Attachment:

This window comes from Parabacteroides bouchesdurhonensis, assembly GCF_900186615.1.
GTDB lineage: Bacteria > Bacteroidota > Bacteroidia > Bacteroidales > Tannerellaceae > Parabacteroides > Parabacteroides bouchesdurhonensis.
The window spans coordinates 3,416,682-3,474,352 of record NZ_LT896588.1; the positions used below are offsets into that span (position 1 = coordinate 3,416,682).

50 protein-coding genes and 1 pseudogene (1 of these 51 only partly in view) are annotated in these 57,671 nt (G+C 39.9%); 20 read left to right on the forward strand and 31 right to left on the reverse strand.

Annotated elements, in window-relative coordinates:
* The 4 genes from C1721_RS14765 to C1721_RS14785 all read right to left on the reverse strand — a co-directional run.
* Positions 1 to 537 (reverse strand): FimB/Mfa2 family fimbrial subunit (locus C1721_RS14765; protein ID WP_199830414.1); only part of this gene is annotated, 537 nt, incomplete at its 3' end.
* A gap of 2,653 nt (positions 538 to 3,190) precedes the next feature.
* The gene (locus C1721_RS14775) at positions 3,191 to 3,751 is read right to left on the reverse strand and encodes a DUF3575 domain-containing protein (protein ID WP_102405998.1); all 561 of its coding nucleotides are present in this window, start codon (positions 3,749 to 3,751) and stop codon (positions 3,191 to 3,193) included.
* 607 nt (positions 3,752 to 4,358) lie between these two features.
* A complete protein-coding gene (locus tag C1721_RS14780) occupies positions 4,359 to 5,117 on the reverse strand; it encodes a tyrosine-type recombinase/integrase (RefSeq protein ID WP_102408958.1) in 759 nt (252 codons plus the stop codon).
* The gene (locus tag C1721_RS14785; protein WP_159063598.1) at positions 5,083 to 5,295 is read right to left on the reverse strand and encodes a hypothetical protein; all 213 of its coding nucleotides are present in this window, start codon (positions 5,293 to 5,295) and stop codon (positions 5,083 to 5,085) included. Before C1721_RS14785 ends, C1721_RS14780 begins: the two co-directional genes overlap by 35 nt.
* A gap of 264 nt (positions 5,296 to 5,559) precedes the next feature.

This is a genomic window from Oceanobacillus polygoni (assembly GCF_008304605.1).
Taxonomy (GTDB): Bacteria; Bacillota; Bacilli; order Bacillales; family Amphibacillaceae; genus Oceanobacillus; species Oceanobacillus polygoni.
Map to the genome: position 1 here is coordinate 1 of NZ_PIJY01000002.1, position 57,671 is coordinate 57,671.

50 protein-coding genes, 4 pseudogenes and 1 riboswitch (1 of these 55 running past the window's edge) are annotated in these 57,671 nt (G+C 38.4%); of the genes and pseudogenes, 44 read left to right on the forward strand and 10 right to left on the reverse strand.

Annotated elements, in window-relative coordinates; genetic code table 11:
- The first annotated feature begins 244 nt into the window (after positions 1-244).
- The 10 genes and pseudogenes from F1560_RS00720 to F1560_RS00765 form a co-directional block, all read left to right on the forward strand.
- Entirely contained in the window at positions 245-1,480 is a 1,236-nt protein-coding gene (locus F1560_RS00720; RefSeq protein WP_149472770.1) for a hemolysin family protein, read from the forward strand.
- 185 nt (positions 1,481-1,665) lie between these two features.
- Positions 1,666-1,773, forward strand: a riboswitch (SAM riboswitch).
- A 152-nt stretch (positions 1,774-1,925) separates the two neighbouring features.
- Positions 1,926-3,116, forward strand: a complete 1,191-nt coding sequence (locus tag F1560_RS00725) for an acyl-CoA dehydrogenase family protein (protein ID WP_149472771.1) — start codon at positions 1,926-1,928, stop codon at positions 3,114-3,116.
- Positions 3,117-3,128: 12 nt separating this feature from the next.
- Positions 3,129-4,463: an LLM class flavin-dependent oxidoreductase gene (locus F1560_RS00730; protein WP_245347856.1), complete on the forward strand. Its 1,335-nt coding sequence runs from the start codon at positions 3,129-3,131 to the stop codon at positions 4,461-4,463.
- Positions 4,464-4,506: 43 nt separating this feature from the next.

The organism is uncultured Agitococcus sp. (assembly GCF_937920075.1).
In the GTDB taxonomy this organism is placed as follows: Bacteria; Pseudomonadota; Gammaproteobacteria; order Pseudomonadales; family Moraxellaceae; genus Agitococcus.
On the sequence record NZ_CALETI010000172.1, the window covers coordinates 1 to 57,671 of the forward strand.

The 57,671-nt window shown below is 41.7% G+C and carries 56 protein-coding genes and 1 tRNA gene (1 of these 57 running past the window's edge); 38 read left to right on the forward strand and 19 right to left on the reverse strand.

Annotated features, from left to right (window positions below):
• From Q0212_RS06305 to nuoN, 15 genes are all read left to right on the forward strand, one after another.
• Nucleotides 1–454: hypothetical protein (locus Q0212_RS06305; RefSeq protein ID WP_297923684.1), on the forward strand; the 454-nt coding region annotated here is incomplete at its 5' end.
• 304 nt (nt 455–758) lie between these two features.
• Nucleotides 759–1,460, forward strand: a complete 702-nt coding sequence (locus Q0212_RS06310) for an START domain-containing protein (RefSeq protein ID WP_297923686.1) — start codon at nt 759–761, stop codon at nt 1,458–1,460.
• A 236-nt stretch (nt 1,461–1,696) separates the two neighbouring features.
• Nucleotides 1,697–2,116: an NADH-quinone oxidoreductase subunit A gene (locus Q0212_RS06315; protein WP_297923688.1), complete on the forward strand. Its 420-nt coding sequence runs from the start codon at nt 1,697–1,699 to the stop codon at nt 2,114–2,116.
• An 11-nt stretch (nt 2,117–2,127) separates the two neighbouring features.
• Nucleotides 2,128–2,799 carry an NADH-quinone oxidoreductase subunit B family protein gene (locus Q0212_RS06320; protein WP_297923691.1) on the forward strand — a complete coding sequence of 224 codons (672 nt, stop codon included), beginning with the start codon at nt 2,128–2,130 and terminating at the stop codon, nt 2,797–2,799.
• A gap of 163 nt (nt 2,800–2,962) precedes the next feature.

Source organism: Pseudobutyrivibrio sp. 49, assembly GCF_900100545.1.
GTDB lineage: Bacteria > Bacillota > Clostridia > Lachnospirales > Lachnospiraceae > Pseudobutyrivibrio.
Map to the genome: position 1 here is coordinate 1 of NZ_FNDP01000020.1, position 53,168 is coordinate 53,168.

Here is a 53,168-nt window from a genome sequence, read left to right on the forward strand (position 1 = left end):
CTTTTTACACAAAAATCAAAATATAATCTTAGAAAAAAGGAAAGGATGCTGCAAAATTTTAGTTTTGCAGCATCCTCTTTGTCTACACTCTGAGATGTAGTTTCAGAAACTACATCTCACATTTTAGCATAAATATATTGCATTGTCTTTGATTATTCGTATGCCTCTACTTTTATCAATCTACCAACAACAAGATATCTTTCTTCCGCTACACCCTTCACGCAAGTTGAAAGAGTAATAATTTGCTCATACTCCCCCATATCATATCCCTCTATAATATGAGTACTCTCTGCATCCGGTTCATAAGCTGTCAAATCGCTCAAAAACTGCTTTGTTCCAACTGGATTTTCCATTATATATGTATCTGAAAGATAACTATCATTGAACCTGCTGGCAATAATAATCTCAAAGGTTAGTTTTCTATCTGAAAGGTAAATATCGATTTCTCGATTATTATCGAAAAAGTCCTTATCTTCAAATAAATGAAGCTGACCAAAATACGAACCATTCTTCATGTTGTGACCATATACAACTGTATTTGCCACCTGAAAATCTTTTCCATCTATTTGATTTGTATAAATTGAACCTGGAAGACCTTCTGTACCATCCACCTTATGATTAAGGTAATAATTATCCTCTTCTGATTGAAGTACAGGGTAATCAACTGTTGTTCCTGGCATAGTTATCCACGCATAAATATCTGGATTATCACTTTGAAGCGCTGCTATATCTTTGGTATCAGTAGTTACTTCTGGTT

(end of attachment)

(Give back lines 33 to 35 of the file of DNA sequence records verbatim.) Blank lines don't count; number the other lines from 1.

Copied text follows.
Annotated features, from left to right (window positions below):
• From Q0212_RS06305 to nuoN, 15 genes are all read left to right on the forward strand, one after another.
• Nucleotides 1–454: hypothetical protein (locus Q0212_RS06305; RefSeq protein ID WP_297923684.1), on the forward strand; the 454-nt coding region annotated here is incomplete at its 5' end.